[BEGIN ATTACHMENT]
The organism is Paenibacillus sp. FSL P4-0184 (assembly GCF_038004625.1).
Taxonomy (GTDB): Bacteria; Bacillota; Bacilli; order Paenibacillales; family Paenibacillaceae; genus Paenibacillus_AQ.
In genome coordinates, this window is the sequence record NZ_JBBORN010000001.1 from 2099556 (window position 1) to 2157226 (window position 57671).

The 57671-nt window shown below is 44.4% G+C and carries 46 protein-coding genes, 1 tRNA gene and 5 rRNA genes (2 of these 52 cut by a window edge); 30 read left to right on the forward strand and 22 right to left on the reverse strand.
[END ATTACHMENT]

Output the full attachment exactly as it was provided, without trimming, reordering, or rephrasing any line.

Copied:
The organism is Paenibacillus sp. FSL P4-0184 (assembly GCF_038004625.1).
Taxonomy (GTDB): Bacteria; Bacillota; Bacilli; order Paenibacillales; family Paenibacillaceae; genus Paenibacillus_AQ.
In genome coordinates, this window is the sequence record NZ_JBBORN010000001.1 from 2099556 (window position 1) to 2157226 (window position 57671).

The 57671-nt window shown below is 44.4% G+C and carries 46 protein-coding genes, 1 tRNA gene and 5 rRNA genes (2 of these 52 cut by a window edge); 30 read left to right on the forward strand and 22 right to left on the reverse strand.